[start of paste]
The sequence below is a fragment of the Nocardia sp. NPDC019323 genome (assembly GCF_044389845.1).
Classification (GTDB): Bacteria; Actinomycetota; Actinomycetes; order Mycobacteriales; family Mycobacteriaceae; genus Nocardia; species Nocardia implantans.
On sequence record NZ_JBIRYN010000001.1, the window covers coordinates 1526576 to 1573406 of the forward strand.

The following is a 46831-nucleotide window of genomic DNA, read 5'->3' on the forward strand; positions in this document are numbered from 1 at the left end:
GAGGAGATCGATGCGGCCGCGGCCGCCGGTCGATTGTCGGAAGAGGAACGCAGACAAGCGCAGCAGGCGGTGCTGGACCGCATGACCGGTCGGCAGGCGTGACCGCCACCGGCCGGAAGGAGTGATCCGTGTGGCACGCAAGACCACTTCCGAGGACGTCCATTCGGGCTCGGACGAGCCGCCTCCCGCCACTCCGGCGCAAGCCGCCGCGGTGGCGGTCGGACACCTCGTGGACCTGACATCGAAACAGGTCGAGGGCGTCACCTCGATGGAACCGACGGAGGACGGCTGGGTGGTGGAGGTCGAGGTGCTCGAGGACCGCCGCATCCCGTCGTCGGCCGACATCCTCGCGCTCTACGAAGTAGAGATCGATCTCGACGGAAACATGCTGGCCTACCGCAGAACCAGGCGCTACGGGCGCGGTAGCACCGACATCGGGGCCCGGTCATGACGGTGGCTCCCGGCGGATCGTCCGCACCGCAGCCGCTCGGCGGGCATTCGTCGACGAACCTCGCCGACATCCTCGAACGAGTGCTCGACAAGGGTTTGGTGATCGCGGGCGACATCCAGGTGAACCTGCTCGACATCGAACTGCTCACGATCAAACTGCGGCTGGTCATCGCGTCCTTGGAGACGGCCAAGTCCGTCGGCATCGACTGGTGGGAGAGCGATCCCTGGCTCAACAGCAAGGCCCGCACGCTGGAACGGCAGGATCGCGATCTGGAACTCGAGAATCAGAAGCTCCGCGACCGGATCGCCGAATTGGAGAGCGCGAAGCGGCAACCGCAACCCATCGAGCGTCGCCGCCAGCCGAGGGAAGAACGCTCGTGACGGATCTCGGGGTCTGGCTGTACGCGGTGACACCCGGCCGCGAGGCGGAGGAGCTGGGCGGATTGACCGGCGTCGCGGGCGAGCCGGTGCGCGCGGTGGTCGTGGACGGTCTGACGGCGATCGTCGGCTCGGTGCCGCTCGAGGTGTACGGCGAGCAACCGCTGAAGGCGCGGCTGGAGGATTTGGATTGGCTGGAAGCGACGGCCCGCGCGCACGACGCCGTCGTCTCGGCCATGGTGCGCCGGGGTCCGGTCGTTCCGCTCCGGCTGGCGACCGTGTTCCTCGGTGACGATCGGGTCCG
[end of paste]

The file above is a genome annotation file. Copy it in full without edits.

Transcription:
The sequence below is a fragment of the Nocardia sp. NPDC019323 genome (assembly GCF_044389845.1).
Classification (GTDB): Bacteria; Actinomycetota; Actinomycetes; order Mycobacteriales; family Mycobacteriaceae; genus Nocardia; species Nocardia implantans.
On sequence record NZ_JBIRYN010000001.1, the window covers coordinates 1526576 to 1573406 of the forward strand.

The following is a 46831-nucleotide window of genomic DNA, read 5'->3' on the forward strand; positions in this document are numbered from 1 at the left end:
GAGGAGATCGATGCGGCCGCGGCCGCCGGTCGATTGTCGGAAGAGGAACGCAGACAAGCGCAGCAGGCGGTGCTGGACCGCATGACCGGTCGGCAGGCGTGACCGCCACCGGCCGGAAGGAGTGATCCGTGTGGCACGCAAGACCACTTCCGAGGACGTCCATTCGGGCTCGGACGAGCCGCCTCCCGCCACTCCGGCGCAAGCCGCCGCGGTGGCGGTCGGACACCTCGTGGACCTGACATCGAAACAGGTCGAGGGCGTCACCTCGATGGAACCGACGGAGGACGGCTGGGTGGTGGAGGTCGAGGTGCTCGAGGACCGCCGCATCCCGTCGTCGGCCGACATCCTCGCGCTCTACGAAGTAGAGATCGATCTCGACGGAAACATGCTGGCCTACCGCAGAACCAGGCGCTACGGGCGCGGTAGCACCGACATCGGGGCCCGGTCATGACGGTGGCTCCCGGCGGATCGTCCGCACCGCAGCCGCTCGGCGGGCATTCGTCGACGAACCTCGCCGACATCCTCGAACGAGTGCTCGACAAGGGTTTGGTGATCGCGGGCGACATCCAGGTGAACCTGCTCGACATCGAACTGCTCACGATCAAACTGCGGCTGGTCATCGCGTCCTTGGAGACGGCCAAGTCCGTCGGCATCGACTGGTGGGAGAGCGATCCCTGGCTCAACAGCAAGGCCCGCACGCTGGAACGGCAGGATCGCGATCTGGAACTCGAGAATCAGAAGCTCCGCGACCGGATCGCCGAATTGGAGAGCGCGAAGCGGCAACCGCAACCCATCGAGCGTCGCCGCCAGCCGAGGGAAGAACGCTCGTGACGGATCTCGGGGTCTGGCTGTACGCGGTGACACCCGGCCGCGAGGCGGAGGAGCTGGGCGGATTGACCGGCGTCGCGGGCGAGCCGGTGCGCGCGGTGGTCGTGGACGGTCTGACGGCGATCGTCGGCTCGGTGCCGCTCGAGGTGTACGGCGAGCAACCGCTGAAGGCGCGGCTGGAGGATTTGGATTGGCTGGAAGCGACGGCCCGCGCGCACGACGCCGTCGTCTCGGCCATGGTGCGCCGGGGTCCGGTCGTTCCGCTCCGGCTGGCGACCGTGTTCCTCGGTGACGATCGGGTCCG